Asalamualaikum and hey!
Too long; Didn’t read – It’s been over a year since we unveiled Amaliah to the world and since then we’ve watched our community challenge the narrative surrounding Muslim women. Today, we launched a new Amaliah, we would like to say Salam again and invite you to tell your story or share your thoughts; to reclaim the voices of Muslim women.
Our voices, on our terms.
For those that have been following Amaliah for a while, you may have noticed that things look a little different around here. For those that have just found us, see this as an About Us — the long version.
When we started Amaliah, we started with the desire to create impact in the community that we are from – the Muslim community.
As sisters, over time the years, we both grew to become a lot more in touch with Islam. Facing very different obstacles and challenges, we both realised that Islam gave us purpose and meaning to everything we did; it allowed us to believe in the unbelievable. Islam remains our guiding light for all matters, personal and professional.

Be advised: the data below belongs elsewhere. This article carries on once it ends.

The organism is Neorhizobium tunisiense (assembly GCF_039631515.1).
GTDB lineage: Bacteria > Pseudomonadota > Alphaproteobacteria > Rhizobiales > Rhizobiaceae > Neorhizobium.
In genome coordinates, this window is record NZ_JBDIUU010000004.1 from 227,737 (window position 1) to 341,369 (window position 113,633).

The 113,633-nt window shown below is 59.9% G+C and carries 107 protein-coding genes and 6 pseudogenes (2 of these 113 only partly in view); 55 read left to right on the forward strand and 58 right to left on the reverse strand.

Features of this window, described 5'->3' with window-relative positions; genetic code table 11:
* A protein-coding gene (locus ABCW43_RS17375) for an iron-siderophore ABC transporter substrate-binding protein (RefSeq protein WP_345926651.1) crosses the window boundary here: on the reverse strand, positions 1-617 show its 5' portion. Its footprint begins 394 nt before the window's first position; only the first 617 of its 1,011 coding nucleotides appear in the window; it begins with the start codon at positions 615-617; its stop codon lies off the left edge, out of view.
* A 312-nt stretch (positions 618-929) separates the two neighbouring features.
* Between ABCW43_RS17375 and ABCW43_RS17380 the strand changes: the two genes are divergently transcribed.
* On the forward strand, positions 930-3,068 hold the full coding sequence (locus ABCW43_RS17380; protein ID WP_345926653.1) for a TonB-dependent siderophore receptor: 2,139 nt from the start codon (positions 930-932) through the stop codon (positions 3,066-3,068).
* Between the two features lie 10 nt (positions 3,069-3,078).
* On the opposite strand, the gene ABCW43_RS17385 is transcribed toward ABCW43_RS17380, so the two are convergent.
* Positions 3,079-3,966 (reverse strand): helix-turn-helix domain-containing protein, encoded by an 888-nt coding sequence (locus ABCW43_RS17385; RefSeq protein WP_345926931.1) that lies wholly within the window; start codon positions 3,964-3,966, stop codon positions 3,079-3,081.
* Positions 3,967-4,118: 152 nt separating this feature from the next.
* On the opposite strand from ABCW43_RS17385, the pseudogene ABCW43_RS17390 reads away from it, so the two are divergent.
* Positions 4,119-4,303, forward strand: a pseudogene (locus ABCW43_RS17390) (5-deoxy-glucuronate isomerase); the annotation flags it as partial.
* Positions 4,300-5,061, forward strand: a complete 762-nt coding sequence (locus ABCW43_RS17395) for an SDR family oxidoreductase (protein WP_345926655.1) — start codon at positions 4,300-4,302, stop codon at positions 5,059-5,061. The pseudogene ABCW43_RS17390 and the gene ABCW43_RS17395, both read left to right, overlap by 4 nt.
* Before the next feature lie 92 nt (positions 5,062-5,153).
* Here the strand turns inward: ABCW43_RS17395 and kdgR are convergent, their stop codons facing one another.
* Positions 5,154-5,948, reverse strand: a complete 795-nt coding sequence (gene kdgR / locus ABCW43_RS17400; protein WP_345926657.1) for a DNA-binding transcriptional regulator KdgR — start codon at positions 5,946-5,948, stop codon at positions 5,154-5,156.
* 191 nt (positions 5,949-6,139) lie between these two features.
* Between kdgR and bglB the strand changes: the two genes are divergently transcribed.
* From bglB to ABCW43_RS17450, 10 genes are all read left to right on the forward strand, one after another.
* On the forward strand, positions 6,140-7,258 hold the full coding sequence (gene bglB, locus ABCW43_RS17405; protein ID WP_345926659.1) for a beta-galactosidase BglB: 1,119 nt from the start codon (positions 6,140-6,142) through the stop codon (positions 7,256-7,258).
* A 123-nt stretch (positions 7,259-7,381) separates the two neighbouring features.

Amaliah’s journey began at our Mum’s kitchen table. We didn’t really know where *it* was going or what *it* would become. We launched in January 2016 — a ridiculously simple site, built by Nafisa after learning to code, with the aim of helping Muslim women find modest fashion easier.
To be completely honest, we ‘ummed’ and ‘erred’ at the thought of starting a fashion company. Nafisa as a science graduate and Selina a mother of one with a second baby on the way, we were hardly the ideal candidates in the startup world. The more we thought about it, the more we realised that Amaliah wasn’t about selling clothes. In fact, neither of us actually loved fashion. Amaliah was about helping us reclaim our identities through representation, it was about seeing diverse Muslim women as well as hearing from them and stamping a key message: it’s OKAY to be a Muslim woman.
We were also totally anti putting ourselves out there. True story – when we started Amaliah we would use different names in emails. We didn’t want anyone to know who we were, especially because we didn’t know how Amaliah would be received. We didn’t want to misspeak for a group of women already misspoken for, Amaliah wasn’t about us, It was about our collective experiences as Muslim women. We spoke for many but not all. It was also the fear of defending our ideals, beliefs and aspirations. Fear that we would be laughed at and rejected by Muslims as not Muslim enough.
Three months in, Selina was now 8 months pregnant, and there was a moment. (Yes, that cliche start-up moment that changed everything.)
The moment involved David Cameron ????. He said something along the lines of
“young Muslim men are vulnerable to radicalisation because of the traditional submissiveness of Muslim women” ????
Twitter went crazy and Muslim women went started #traditionallySubmissive. A hashtag to celebrate the many achievements of Muslim women.